For the past several years, the Lions’ defensive identity has been to stop the run. Though they took a small step back last year after putting together a dominant defense in 2014, they still managed to stop the run more often than not. After all was said and done last year, the Lions held 11 of 16 opponents at or below their season YPC average.
This year, the unit could be even better. The Lions are extremely deep at defensive tackle, having to cut last year’s fourth-round pick Gabe Wright just to make room for guys like Stefan Charles and rookie A’Shawn Robinson. With a healthy Ngata and Walker, the interior of that line looks deadly.
Oh, and the Lions will have their most sure-tackler back in DeAndre Levy, after he only played in 17 snaps in 2015.
Player to watch: Levy. Will Levy return to his All Pro season in 2014, or will there be some rust to shake off? He certainly has all of the complementary parts to have an outstanding season, we just need to see that he’s healthy and ready.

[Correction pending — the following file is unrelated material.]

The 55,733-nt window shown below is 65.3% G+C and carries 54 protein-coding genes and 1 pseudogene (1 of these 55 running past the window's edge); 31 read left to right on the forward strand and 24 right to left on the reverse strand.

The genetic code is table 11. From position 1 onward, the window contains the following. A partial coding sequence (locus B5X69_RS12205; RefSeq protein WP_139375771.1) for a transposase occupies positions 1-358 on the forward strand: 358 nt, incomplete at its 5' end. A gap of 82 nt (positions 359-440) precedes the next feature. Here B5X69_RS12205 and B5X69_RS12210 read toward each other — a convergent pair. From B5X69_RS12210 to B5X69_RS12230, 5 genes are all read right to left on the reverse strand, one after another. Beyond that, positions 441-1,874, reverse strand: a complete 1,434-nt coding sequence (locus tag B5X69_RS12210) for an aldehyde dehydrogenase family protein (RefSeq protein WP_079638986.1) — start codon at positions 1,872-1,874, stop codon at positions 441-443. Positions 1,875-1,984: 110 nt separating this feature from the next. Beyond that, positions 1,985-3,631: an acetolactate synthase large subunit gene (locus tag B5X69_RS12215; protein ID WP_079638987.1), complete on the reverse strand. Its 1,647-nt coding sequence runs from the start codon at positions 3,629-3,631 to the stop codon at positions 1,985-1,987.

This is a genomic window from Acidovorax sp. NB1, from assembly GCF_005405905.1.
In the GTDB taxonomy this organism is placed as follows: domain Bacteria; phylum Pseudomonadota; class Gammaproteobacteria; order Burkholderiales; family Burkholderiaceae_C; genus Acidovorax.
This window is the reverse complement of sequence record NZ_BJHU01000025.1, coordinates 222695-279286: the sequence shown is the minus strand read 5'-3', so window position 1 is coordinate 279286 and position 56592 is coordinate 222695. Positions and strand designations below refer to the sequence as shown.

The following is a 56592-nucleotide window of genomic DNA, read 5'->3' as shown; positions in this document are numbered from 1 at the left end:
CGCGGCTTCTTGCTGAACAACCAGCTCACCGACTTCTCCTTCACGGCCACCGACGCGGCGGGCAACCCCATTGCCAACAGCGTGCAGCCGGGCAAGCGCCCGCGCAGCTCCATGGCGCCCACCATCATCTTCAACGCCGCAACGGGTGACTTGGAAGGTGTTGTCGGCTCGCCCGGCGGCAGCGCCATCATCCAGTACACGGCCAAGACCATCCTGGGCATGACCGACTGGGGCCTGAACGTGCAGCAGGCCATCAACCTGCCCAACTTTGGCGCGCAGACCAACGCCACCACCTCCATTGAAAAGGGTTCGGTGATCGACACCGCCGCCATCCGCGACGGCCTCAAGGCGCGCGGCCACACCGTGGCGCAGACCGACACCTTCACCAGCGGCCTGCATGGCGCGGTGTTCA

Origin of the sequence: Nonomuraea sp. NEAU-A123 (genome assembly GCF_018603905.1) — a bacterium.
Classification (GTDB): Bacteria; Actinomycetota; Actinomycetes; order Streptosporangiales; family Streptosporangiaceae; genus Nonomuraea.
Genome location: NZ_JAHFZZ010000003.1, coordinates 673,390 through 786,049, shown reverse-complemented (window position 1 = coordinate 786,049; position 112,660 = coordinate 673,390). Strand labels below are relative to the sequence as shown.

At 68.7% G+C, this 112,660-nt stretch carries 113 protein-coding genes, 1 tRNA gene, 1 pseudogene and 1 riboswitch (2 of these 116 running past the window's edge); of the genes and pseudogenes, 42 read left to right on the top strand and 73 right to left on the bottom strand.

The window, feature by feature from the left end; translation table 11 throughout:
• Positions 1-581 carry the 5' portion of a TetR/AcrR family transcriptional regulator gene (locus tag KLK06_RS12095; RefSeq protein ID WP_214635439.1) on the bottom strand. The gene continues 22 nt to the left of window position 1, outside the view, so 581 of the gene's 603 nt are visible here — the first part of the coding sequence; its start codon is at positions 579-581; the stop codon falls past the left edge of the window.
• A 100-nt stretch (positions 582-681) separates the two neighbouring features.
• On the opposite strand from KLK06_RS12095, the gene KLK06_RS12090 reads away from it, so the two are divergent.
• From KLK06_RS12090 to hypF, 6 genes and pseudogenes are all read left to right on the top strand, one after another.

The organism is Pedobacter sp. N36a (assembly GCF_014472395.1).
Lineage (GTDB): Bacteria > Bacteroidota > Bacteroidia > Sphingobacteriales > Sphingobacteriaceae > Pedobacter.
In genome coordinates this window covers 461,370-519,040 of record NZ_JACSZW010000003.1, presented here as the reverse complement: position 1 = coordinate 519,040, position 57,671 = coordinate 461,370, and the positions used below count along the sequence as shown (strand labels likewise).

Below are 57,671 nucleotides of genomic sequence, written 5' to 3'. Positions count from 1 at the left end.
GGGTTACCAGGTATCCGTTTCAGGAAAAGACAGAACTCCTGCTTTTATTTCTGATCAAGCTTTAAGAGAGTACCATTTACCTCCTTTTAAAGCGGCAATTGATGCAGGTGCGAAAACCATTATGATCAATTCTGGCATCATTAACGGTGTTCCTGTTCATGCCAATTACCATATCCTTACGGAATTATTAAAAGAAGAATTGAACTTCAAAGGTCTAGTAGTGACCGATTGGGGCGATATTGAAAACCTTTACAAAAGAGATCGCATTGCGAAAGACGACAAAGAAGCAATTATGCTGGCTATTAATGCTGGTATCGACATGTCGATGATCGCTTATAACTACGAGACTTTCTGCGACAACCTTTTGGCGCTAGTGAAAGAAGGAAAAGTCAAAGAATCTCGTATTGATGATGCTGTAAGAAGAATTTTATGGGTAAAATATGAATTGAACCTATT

Lions +2. This is a clear advantage for the Lions, but the only reason I kept it low is because I don’t expect the Colts to run the ball very much on Sunday for two reasons. First, I think they’ll find out pretty quickly they won’t have much success running the ball. Secondly, this game could be a shootout; to keep up, Luck may have to throw the ball well over 40 times on Sunday.
Home field opener.
There’s nothing like the excitement of a season opener at home. The Indy crowd is going to be raucous and loud. The last time the Colts opened the season at home, they downed the Raiders 21-17 in 2013.
Caldwell coming home
Though Caldwell shook off the significance of returning back to Colts—where he was previously the head coach—in Wednesday’s press conference, it has to mean something to him. He doesn’t seem like the kind of guy that seeks vengeance against a team that fired him—or against anything else, for that matter—but if the man is capable of any emotions, he’ll probably be feeling some on Sunday.
The Lions come out with a modest +2 advantage. Surprisingly, the Lions enter the game as four-point underdogs. Though considering home field advantage is typically worth three points in Vegas odds-making, it isn’t that offensive. However, I do think the Lions are clearly the better team here, especially when considering the health of the two teams.
The Colts have had terrible luck this offseason and unfortunately for them, it has made them vulnerable in the worst places against this hungry Lions team. 27-20, Lions.